One of the selling points of “Portlandia” has always been, if you don’t like one sketch, there’s another coming along in a minute. In Season 5, Fred Armisen and Carrie Brownstein are going a different route and spending a whole episode with one pair of characters (last week’s premiere focused on feminist bookstore owners Toni and Candace; tonight’s episode is about Lance and Nina — you know, with Brownstein as the mustached dude and Armisen as the needy girlfriend). Change is good, but this setup is probably going to be stretched thin over 10 episodes, though I’d watch 30 minutes of frequent guest star Annie Clark (St. Vincent) facing off against Armisen’s gearhead Studio Guy.
Friday, Jan. 16 (Syfy)
The 1995 Terry Gilliam film is a sci-fi classic, and Syfy’s “12 Monkeys” wisely doesn’t attempt to replicate it, instead creating a new(ish) story within the framework. Aaron Stanford (“Nikita”) plays Cole, a time-traveler from the post-apocalyptic future of 2043, sent back on a mission to stop the Army of the 12 Monkeys terrorist group from unleashing a virus that kills seven billion people. That’s about it for the similarities. This “12 Monkeys” is grittier (read: cheaper) and faster-paced than the movie, and Stanford is even less Bruce Willis-y than Emily Hampshire (as mental patient Goines) is Brad Pitt. The series also doesn’t slow down to explain the ins-and-outs of time travel much, because there are only 13 episodes, and Syfy figures you’re already hip to properly-spelled sci-fi. Combined with the similarly-apocalyptic “Helix” (which also returns tonight), welcome to Fatal Fridays.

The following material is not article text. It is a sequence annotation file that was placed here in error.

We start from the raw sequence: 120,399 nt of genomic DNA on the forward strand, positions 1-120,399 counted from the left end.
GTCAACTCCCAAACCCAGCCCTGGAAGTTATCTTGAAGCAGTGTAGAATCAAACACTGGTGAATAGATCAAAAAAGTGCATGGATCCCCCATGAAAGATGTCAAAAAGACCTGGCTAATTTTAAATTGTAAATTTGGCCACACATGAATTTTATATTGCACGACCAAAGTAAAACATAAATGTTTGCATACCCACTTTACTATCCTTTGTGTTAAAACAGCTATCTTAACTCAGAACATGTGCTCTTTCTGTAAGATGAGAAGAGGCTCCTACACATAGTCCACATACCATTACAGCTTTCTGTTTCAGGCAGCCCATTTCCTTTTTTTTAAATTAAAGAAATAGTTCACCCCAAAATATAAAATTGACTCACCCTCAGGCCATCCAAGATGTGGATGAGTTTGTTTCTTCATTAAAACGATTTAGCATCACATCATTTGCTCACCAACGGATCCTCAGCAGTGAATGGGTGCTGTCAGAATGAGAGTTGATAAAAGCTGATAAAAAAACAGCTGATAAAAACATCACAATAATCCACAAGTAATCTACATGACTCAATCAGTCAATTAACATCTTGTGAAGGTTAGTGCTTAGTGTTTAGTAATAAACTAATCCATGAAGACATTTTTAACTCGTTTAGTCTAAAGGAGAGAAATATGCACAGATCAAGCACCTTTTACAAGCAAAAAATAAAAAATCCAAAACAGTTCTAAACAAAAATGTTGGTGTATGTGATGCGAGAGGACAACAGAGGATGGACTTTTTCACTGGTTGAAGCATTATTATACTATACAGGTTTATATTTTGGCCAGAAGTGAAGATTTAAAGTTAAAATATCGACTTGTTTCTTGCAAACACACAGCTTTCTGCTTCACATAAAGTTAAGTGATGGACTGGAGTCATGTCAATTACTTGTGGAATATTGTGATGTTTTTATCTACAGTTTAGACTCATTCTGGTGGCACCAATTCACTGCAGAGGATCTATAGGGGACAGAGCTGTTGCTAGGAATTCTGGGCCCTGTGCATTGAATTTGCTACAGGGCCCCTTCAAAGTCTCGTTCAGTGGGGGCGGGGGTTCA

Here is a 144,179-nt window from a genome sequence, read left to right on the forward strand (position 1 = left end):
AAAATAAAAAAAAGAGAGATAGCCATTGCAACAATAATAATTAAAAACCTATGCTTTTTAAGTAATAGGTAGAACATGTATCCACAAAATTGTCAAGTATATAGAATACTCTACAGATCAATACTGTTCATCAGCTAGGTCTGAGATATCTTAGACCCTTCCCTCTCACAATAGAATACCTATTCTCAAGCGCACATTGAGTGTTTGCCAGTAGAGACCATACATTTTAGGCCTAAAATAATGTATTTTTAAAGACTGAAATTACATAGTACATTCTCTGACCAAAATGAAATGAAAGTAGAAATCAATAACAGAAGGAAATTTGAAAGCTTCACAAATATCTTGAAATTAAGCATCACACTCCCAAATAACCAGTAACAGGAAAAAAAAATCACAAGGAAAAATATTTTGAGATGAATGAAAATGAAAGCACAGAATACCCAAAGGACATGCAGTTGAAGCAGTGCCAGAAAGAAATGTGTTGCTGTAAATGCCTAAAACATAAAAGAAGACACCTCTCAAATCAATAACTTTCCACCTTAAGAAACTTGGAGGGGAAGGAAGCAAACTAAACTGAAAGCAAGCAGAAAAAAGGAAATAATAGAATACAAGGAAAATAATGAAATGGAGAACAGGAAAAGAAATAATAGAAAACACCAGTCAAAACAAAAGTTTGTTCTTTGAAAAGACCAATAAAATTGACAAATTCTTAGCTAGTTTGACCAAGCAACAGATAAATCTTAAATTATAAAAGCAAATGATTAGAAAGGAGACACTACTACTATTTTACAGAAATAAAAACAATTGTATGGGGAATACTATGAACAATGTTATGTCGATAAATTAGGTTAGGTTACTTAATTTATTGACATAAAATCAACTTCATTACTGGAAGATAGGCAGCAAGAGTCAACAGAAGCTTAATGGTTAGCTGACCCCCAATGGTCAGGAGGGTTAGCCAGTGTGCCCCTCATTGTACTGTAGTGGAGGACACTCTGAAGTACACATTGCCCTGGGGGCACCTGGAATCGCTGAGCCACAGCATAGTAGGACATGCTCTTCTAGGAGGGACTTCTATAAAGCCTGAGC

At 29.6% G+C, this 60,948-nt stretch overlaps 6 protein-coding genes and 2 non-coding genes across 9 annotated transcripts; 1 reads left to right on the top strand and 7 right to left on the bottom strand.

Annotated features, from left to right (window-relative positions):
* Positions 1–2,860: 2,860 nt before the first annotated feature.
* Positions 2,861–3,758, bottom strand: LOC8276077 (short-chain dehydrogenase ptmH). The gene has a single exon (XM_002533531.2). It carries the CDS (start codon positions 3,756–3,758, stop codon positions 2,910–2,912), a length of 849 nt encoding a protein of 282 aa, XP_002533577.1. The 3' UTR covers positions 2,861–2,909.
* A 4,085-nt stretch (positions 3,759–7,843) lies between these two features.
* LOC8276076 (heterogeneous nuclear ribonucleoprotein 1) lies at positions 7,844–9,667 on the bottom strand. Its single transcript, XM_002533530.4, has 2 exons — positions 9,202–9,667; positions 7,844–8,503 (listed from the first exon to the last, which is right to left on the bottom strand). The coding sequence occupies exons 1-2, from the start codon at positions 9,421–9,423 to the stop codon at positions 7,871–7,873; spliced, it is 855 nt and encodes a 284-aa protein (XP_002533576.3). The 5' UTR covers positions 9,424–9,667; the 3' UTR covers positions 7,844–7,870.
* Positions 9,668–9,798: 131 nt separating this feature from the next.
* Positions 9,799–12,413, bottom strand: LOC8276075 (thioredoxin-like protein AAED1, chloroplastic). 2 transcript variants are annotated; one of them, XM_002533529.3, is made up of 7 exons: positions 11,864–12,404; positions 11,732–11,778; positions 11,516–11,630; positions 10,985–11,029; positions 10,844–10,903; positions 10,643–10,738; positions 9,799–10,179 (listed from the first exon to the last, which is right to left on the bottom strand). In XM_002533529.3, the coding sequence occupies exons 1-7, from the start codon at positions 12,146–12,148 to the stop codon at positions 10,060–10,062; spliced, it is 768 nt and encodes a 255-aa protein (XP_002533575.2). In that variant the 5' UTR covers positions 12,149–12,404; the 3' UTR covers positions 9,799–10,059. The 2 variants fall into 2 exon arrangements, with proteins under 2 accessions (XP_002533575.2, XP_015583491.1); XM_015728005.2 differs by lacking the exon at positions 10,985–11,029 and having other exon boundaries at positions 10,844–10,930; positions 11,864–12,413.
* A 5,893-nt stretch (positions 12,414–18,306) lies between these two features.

Critics love Duplass brothers (Jay and Mark, the latter you’d recognize from The League) movies — not necessarily this critic, but other critics. Their new HBO midlife-crisis dramedy “Togetherness” inhabits the same subdued, intimate world of their films — I’m not invoking the term “Mumblecore” here — with Mark and Melanie Lynskey as an over-it married couple that let his unemployed actor friend (Steve Zissis) and her chronically-single sister (Amanda Peet) move into their home because, hey, does anything really matter anymore? Just pour the wine. “Togetherness” is an odd fit between “Girls” and “Looking” on Sundays, but it’s worth tracking to see if these characters ever escape their respective funks.
Tuesday, Jan. 20 (FX)
Raylan’s (Timothy Olyphant) endgame in the … sigh … final season of “Justified,” home of the best dialogue on TV, is to bring down frenemy Boyd (Walton Goggins) once and for all, using the love of Boyd’s life, Ava (Joelle Carter) — obviously, it’s going to get messy. Raylan and Boyd’s Roadrunner/Coyote dance isn’t the only drama afoot in Harlan, Kentucky, however. Dixie Mafia heads Katherine Hale (Mary Steenbergen) and Wynn Duffy (Jere Burns) are plotting a multimillion-dollar robbery — to be carried out by Boyd — and there are some new heavies in town stirring up trouble (guest power-players Garret Dillahunt, Jeff Fahey and Sam Elliot — sans ‘stache!). But with all of this coming down the pike, the biggest surprise of the Season 6 opener, “Fate’s Right Hand,” is a sad, touching performance from previously written-off hillbilly Dewey Crowe (Damon Herriman). “Sons of Anarchy”was tough, but “Justified” is the FX loss that’s really going to sting.
Bill Frost writes about television for Salt Lake City Weekly, talks about it on the TV Tan Podcast (Tuesdays on iTunes and Stitcher), and tweets about it at @Bill_Frost.